The criteria for the selection is not mentioned, but it is interesting to see, how the selection more or less covers a complete round amongst the major brands in Champagne. No smaller producers are represented.
Well, it is not a fast and easy job to get an overview of 5.000 different brands, where most offer several products. You've got to start somewhere after all.
Non vintage bruts
Three amongst the mentioned bruts are brands, that have been developped during the last 20-30 years: Vranken, Thiénot and Paillard.
I have tasted the Vranken and Joseph Perrier bruts, both a bit too sexless for my taste. The "R" of Ruinart would be my choice, but I do admit, that I have a weakness for this brand after enjoying their blanc de blancs some years ago.
We have a similar Moët-bottle in the cave to drink for some occasion, but we don't particularly like the non-vintagebrut of this brand. Maybe the millésime-bottle will convince more efficiently one day.
Moët-flasken har vi liggende i kælderen til en eller anden lejlighed, men egentlig er vi ikke specielt begejstrede for dette hus' stil. Måske millésime-flasken kan overbevise om noget andet.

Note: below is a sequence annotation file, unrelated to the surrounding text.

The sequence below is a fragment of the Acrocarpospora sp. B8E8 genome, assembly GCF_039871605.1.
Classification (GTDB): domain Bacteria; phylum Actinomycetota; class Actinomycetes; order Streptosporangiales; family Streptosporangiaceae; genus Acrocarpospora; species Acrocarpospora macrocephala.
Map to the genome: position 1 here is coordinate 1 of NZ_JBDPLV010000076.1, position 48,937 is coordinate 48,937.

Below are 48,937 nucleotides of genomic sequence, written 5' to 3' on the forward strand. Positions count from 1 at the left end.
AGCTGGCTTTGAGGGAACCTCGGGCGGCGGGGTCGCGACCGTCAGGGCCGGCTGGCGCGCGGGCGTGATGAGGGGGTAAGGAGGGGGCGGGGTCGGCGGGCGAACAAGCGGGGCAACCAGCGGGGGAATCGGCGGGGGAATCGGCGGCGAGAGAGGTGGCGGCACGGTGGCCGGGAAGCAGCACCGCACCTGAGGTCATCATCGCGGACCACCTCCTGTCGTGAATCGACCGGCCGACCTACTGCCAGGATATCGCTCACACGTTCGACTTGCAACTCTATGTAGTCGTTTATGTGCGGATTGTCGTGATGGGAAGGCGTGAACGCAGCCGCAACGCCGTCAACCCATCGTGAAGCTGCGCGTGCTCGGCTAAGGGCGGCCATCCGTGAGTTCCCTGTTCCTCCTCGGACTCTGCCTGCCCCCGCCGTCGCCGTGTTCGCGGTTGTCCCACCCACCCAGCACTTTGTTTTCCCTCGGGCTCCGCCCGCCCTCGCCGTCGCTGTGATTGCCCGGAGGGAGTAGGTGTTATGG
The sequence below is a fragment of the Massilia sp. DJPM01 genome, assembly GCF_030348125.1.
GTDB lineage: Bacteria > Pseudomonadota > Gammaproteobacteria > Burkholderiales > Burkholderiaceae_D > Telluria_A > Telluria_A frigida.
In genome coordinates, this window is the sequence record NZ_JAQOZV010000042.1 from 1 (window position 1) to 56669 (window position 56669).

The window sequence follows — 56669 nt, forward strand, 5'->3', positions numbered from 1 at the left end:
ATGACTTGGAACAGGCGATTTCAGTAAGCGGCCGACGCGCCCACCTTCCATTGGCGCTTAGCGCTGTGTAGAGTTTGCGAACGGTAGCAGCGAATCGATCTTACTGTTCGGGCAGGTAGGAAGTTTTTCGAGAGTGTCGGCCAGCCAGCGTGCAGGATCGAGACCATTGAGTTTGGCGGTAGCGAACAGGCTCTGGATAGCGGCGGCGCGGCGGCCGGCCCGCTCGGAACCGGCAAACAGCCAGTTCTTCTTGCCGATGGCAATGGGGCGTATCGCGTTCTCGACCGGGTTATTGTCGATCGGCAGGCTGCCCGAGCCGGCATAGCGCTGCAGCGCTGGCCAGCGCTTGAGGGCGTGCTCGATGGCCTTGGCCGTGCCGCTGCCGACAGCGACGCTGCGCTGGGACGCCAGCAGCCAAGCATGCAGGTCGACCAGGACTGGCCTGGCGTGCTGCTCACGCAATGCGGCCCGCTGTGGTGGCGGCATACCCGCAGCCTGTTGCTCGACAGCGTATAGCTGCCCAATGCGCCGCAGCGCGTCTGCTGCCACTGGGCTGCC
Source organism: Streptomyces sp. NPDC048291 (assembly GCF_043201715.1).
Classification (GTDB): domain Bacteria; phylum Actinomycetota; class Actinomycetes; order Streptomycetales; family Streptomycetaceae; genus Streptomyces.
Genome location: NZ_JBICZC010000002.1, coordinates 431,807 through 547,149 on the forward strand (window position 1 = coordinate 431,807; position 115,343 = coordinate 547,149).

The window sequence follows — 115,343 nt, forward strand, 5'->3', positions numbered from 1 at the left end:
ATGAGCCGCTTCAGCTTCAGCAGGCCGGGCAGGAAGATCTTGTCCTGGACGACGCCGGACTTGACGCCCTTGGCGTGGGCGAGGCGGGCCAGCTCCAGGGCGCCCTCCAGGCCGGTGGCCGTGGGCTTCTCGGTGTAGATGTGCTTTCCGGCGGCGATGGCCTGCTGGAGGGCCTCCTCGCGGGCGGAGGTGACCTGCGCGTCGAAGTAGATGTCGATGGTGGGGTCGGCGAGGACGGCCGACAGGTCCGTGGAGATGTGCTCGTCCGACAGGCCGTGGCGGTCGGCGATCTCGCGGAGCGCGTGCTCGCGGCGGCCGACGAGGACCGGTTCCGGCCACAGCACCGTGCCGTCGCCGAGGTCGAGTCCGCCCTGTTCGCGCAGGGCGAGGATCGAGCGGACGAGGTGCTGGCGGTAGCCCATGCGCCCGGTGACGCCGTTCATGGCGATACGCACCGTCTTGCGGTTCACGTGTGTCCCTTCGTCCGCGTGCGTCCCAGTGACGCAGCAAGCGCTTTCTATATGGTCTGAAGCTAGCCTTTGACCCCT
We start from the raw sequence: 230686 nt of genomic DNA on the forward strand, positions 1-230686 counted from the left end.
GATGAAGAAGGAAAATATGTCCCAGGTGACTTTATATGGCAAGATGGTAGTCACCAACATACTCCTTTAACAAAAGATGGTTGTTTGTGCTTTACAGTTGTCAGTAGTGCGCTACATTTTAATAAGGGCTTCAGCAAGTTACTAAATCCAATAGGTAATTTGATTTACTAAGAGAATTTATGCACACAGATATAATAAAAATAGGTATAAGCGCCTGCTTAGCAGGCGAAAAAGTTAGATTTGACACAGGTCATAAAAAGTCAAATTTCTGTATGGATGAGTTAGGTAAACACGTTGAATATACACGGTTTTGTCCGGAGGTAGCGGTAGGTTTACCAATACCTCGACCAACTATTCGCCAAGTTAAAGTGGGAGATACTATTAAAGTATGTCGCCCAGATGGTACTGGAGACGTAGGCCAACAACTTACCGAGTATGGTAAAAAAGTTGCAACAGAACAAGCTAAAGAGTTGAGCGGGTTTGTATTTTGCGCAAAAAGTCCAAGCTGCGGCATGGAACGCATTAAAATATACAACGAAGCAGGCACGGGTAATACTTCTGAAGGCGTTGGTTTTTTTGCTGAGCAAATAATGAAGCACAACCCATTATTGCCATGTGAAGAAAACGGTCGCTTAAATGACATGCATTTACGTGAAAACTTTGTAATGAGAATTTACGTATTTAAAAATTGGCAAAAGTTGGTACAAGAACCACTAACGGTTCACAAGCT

If you like the vigorous style of Bollinger, there is even more of it in this vintage bottle than the - well - ordinary Special Cuvée. If I was to buy one of these bottles, I would go for the Charles Heidsieck after tasting there brut sans année with great pleasure.
Rosé champagne brut
The most expensive bottle of the pink company is the Elisabeth Salmon, always mentioned amongst the best of pink champagnes. I guess, there is a reason why, so of course I'd love to taste it. But, I don't know when we are in the mood to spend 150 euros for one bottle of champagne... so I guess, I'll have to wait.
But the rosé de saignée of Duval-Leroy interest me too, because I like the saignée style, where the colour originates from grape skin, that has macerated in the must instead of adding red wine as in the rosé champagnes.
Cuvées de prestige:
I have never tried a prestige bottle of one of the big brands. Could I choose freely amongst these, I would begin with Pol Roger, because I often like the brands, that are popular in England such as for instance Bollinger and Lanson.
Your own taste
The more champagnes, I try, the more I am able to define and develop my own taste. Today I find many - but not all - of the most popular products of the big champagne brands uninteresting. Vintage champagnes and prestige bottles are a different story.
The best bruts of the small winegrowers are more interesting - and cheaper - but you have to drink your way through an awful lot of bottles, before you can separate your own favourites from what is bad or what you dislike.
Another way - cheaper but maybe less fun - is to buy the Hachette or some wineguides to find the accessible paths through the jungle.